- “Against the Grand Project”:Iain Sinclair’s Local London
Regionalism is at the heart of Iain Sinclair’s forty-years-long engagement with London, and a localized approach and firsthand experience of the metropolis in terms of its geographical diversity can provide an effective counterargument to totalizing approaches to the city. Focusing on one of London’s literary spokesmen as a regional or even a local writer challenges the conventional binary relationship between metropolis and region. The rise of the global city has perpetuated the low stock of the region that has been apparent since at least as long ago as Lewis Mumford’s championing of the organic ideal city over dreaded urban sprawl. A demonstration of the problems involved in setting the city in opposition to locality and/or region is, I hope, the payoff of the close reading that follows. Iain Sinclair’s work does not function under the aegis of this model but rather overlays competing mappings of the same space on top of one another. This article develops a counterintuitive approach to Sinclair’s nonfiction via a consideration of the theoretical and cultural implications of re-envisioning the metropolis through a “provincialized” lens.
Drawing on the idea that London is knowable only as a series of villages, Sinclair’s texts focalize the specificity of particular resonant locales and emphasize firsthand experience of their textures, chiefly through the practices of walking and, latterly, interviewing locals. In his most recent London writing, these features underpin trenchant resistance to the “grand projects” of centralized metropolitan authority and its overriding of local concerns, particularly in the imposition of Olympic infrastructure in Hackney and Stratford. [End Page 255] Reframing Sinclair’s writing geographically and with a greater attention to scale revises the meanings to be found there and, more broadly, offers a different lens through which contemporary literary London might be viewed. Thus the single-author focus of this article does not set limits on the kind of intervention it aims to make: it looks to operate within a critical framework that raises a broad set of cultural, textual, and methodological questions without losing touch with the formal and contextual particularities of Sinclair’s writing. My procedure is to shuttle back and forth between an analysis of Sinclair’s espousal of regionalism and a metacritical argument for regionalism, allowing each to inform the other. In so doing, I hope to engage readers (irrespective of their knowledge of Sinclair) with interests in urban studies, spatial theory, and literary engagements with cosmopolitanism. A further point to be made here is that while London is the focus of this work, the theoretical questions addressed are also applicable for other metropolitan centers.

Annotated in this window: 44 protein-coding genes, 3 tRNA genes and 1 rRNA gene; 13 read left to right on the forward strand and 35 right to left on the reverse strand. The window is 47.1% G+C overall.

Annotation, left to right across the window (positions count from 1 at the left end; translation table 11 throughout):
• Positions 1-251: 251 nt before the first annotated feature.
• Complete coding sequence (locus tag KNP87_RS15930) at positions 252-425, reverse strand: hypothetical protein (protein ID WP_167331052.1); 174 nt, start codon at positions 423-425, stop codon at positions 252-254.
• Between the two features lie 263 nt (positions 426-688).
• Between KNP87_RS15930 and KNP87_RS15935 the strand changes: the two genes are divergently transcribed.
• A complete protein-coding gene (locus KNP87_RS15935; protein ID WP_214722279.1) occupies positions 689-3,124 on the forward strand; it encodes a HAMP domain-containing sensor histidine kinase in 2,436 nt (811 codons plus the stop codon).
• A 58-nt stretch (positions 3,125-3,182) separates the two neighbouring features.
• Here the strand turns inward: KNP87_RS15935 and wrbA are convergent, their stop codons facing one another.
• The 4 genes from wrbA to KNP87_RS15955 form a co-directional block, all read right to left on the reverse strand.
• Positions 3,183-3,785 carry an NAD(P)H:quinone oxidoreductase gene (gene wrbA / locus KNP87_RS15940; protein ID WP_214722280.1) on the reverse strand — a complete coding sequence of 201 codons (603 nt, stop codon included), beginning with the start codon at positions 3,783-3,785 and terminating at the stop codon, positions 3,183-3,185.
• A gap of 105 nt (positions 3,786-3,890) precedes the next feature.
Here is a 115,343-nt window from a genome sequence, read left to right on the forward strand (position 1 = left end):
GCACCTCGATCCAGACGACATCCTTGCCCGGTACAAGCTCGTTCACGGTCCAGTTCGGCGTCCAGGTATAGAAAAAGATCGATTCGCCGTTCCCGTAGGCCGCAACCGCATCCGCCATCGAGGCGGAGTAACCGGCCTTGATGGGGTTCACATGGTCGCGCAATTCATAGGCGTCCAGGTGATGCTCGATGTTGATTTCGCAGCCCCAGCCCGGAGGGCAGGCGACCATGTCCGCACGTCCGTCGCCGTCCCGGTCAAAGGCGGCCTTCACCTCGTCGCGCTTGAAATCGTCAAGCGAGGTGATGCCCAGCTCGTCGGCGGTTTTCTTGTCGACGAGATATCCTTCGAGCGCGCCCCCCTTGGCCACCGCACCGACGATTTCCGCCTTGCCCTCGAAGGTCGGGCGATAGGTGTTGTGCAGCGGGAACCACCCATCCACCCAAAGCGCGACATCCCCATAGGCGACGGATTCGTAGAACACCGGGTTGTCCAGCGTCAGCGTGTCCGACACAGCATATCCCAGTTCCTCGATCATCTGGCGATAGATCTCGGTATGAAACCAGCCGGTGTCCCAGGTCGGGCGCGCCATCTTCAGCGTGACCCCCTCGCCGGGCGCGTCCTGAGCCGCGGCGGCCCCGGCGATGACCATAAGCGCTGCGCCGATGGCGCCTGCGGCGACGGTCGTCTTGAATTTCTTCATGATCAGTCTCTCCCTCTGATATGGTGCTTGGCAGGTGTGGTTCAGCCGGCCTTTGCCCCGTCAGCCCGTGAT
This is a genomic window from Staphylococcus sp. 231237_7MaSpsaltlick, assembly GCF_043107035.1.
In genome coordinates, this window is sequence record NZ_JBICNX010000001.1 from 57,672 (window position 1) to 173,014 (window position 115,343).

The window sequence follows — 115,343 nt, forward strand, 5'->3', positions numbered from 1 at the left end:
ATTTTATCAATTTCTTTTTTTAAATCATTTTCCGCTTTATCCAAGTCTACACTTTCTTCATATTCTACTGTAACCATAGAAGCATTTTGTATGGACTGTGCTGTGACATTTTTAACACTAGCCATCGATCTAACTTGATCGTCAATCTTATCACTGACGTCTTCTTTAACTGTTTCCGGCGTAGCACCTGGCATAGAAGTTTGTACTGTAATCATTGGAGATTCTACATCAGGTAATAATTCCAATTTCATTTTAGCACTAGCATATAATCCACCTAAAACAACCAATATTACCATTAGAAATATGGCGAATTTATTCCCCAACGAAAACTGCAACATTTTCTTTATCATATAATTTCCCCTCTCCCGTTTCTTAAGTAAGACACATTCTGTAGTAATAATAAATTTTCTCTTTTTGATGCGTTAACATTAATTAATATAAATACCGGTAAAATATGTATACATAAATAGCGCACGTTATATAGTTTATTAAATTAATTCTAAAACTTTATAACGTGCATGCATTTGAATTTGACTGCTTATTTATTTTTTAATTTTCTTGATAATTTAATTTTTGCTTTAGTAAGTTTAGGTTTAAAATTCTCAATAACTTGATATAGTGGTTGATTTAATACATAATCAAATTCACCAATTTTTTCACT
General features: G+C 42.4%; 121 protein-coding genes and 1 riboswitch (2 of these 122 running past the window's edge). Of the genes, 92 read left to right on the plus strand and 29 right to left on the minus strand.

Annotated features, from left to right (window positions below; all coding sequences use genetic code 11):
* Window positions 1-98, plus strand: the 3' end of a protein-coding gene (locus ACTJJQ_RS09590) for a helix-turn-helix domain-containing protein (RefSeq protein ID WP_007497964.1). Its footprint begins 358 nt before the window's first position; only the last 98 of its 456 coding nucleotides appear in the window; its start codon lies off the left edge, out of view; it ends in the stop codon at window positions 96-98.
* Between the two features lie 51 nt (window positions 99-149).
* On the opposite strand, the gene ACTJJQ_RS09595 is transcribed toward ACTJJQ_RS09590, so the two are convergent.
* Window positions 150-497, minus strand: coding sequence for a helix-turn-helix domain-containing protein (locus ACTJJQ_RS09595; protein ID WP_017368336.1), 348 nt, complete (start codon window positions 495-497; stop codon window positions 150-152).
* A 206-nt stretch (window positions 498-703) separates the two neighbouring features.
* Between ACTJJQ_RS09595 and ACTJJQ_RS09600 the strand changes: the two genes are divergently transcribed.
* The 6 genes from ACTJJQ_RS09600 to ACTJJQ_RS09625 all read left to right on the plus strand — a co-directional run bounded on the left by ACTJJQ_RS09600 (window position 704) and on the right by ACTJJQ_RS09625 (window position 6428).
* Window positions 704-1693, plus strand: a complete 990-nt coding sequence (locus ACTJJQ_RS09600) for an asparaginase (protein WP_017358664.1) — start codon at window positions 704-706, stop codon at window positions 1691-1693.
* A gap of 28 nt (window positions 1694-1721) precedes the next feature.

I begin with judging a book by its cover as a way into illustrating the issues at stake. The dust jackets of Sinclair’s books are laden with endorsements from the great and the good describing him as the preeminent writer of London—the U.K.’s metropolis and capital. Yet those same texts often reinscribe specifically local and regional practices that attend to place’s specificity and contest the presumed homogeneity of the capital’s neighborhoods and districts. A walk around the perimeter of the borough of Hackney, for example, is described, in terms invoking ancient parochial rituals, as “beat[ing] the bounds”—a practice demarcating the edges of a smaller unit of space, in this case, within the metropolis (Hackney 441). This circumnavigation occurs in Hackney, That Rose-Red Empire, Sinclair’s 2009 text with a dust jacket, designed by David Atkinson, that folds out into a stylized, illustrated map of the borough of Hackney and slices off the rest of London, making adjacent areas a sea of blue. The book also incorporates artworks by Oona Grimes that, though more abstract, approximate maps of Hackney severed from its geographical context and set apart on the page’s plain white field. Alongside the local perspective that Atkinson’s illustrated map inscribes on the front and back covers of the book, the paperback edition includes a commendation from The Daily Telegraph declaring it to be “[o]ne of the finest books about London [not Hackney] [End Page 256] in recent...